Spoilers for Fantastic Beasts and Where To Find Them follow:
As someone who grew up with Harry Potter, I went to the midnight showing of Fantastic Beasts and Where to Find Them hugely excited, although with no small degree of trepidation and protectiveness over this huge part of my childhood. Fortunately, I was not disappointed.
One of Fantastic Beasts’ main strengths is that it evokes just the right amount of nostalgia without relying on it. It has a wonderful new soundtrack, which at times it becomes evocative of that of the Harry Potter films. We are rooted in Harry’s world through a protagonist who wrote his school textbook, and shown familiar creatures like nifflers, but taken back in time and offered the completely different world of 1920s New York.
We are given new heroes, but an old villain is revisited in Grindelwald, originally a minor character but one who links us back to Dumbledore and the familiar magical world. The ties to the familiar are grounding and fun, but the film avoids hanging off a selection of references, and is welcoming to new viewers.
In many ways, Fantastic Beasts seems to work better as a film than the Harry Potter series; the fact that this was its original medium is clear. Although in some ways the original adaptations do a wonderful job, and a visual medium is effective and exhilarating for spectacles like Quidditch, the process of compression and conversion to film can be frustrating, and often constitutes a real loss. Rowling’s excellently intricate plots and complex humanisation of a wide range of characters do not always come across well in brutally cropped films but, in Fantastic Beasts, the small number of central characters allows us to become truly invested in them, and the plot is tight enough for the time-frame of the film.
The visual medium is fully exploited, with stunning CGI made powerfully emotive in explaining the protagonist Newt Scamander’s passion for the conservation of magical creatures. The beautiful effects that create the beasts and their habitat never feel like a cheap firework display, but are an intrinsic and moving part of the story.
Easily the most compelling character is affable no-maj (muggle) Jacob Kowalsi, who gets involved in the action purely by chance, and in all honesty the subplot involving his desire for a bakery was the most absorbing thread of the story. Newt, although endearingly Hagrid-like in his love of magical creatures, may come across as too much of an English stereotype at times to be truly three-dimensional: awkward, shy and somewhat emotionally repressed. However, Jacob’s steady friendliness and unapologetic emotional investment in his culinary dreams are engaging and charming, while his mix of confusion and wonder at the magical world helps engage the audience in a funny and relatable way.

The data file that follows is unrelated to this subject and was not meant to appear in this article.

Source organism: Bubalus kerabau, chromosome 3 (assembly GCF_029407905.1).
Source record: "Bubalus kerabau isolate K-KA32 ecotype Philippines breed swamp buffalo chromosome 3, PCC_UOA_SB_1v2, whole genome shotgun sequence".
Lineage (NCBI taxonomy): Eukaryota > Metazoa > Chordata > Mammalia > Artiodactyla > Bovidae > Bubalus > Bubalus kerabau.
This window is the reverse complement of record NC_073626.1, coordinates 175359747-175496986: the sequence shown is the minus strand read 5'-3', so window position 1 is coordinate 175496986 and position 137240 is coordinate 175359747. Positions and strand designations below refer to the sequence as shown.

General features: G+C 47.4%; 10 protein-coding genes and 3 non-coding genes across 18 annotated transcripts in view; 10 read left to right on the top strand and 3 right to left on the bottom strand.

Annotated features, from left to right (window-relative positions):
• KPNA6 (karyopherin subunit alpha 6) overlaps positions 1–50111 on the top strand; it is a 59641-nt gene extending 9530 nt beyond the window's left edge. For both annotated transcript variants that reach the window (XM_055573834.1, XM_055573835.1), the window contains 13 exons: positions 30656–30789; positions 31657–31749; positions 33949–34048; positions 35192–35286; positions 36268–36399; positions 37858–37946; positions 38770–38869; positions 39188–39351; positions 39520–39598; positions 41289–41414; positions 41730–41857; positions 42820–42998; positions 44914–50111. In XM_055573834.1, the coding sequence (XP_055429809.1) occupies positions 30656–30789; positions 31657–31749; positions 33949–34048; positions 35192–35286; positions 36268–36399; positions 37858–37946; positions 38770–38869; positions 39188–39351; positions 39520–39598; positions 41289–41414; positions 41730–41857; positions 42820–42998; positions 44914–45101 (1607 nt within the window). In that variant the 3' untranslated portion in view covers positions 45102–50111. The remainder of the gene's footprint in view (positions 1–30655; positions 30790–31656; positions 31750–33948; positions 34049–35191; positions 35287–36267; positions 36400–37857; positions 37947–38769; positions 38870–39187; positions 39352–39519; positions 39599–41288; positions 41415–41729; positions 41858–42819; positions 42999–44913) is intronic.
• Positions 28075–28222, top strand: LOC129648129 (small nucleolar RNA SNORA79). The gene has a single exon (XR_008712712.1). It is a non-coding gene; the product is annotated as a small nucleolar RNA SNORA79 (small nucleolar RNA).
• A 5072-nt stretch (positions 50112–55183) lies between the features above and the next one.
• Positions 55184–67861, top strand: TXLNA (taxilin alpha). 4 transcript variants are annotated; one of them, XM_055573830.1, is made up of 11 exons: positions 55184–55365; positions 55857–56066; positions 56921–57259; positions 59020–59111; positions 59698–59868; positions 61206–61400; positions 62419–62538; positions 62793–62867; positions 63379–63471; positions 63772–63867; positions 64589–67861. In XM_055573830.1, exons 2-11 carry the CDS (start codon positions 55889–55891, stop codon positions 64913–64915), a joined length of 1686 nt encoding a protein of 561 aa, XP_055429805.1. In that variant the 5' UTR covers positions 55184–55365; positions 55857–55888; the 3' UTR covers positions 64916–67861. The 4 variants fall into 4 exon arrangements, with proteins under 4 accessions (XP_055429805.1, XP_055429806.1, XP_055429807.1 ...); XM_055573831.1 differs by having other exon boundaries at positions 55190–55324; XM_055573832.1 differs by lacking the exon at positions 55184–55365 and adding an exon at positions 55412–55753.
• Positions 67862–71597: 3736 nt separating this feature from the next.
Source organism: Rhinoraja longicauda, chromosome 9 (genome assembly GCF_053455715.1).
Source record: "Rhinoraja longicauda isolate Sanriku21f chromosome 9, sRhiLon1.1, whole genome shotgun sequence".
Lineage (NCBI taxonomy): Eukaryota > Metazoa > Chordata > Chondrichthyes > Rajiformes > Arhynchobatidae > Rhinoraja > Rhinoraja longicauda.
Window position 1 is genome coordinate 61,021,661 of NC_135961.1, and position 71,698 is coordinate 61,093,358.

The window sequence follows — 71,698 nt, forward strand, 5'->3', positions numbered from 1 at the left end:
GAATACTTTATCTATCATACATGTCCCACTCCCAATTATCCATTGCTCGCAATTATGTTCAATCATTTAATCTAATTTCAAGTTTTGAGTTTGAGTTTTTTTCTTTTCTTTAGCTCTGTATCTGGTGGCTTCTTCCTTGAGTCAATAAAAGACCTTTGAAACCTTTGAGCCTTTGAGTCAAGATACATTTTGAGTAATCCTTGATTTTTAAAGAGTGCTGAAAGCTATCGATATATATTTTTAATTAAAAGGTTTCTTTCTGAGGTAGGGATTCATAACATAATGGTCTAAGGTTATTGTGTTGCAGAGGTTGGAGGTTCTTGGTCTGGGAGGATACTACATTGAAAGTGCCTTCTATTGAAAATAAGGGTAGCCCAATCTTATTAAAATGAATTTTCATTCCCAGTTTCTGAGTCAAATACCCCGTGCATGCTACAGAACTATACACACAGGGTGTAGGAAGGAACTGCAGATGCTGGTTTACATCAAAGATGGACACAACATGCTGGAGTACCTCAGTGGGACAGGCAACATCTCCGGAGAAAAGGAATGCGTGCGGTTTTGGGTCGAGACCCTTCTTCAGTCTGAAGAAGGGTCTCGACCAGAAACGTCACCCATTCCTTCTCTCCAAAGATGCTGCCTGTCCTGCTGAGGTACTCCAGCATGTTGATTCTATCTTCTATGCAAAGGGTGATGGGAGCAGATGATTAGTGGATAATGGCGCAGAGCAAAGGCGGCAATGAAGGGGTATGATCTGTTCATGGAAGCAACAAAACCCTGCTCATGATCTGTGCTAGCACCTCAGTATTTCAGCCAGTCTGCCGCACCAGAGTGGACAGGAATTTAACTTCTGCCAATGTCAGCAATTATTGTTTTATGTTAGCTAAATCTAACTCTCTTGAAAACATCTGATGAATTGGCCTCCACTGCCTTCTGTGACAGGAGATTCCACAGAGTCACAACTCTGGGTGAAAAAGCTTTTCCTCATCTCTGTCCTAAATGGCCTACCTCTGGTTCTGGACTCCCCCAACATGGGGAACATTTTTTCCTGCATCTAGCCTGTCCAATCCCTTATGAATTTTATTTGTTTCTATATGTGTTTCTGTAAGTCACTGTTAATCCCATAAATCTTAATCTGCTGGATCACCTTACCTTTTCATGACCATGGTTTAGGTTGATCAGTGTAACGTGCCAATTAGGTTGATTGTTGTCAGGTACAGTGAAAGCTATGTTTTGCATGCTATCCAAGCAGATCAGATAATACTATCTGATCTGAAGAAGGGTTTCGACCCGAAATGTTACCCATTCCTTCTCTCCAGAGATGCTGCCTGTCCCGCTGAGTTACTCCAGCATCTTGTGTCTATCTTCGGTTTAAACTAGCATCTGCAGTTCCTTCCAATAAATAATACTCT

Perhaps most interestingly, Fantastic Beasts offers powerful commentary on the dangers of othering, persecution and division. This is certainly pertinent for us 21st century muggles, especially given the rise of racist hate crimes in the wake of Brexit and the election of Trump, as well as the ongoing struggles of the LGBT community. Fear of the ‘other’ on the side of the no-maj (muggles) has bred a viciousness that has driven the magical world underground, and we see a wizarding community who are isolated and live in fear of discovery. A sweet and light-hearted romance between a witch and a no-maj helps demonstrate the effect of this segregation and division, jarring against the atmosphere of mutual suspicion and fear. We also see how persecution breeds radicalisation: much like X-Men’s Magneto, Grindelwald is a villain we disagree with but can understand. His grievances are real, even though his solutions are brutal.
Simultaneously we see the majority of magical people living peacefully, and yet still facing prejudice—a potential comment on the irrationality of prejudices like Islamophobia. Perhaps most powerfully, Rowling uses magic to form a powerful analogy about the destructive impact of self-loathing and repression on a child who is vilified by a parent figure—a particularly common problem for LGBT youth. While the film can be read as an allegory for all forms of persecution and oppression, the tale of the Obscurus (the abused child) seems to apply particularly closely to LGBTQ+ issues, and could be read as an argument against parental rejection and attempts to change children, and specifically conversion therapy.
Fantastic Beasts is a fun, moving and beautiful film, accessible to newcomers and particularly exciting for old Harry Potter fans. It is visually stunning, with engaging characters, and raises pertinent issues of prejudice and othering—and if none of these things draw you in, then please go and watch it just for the bakery subplot.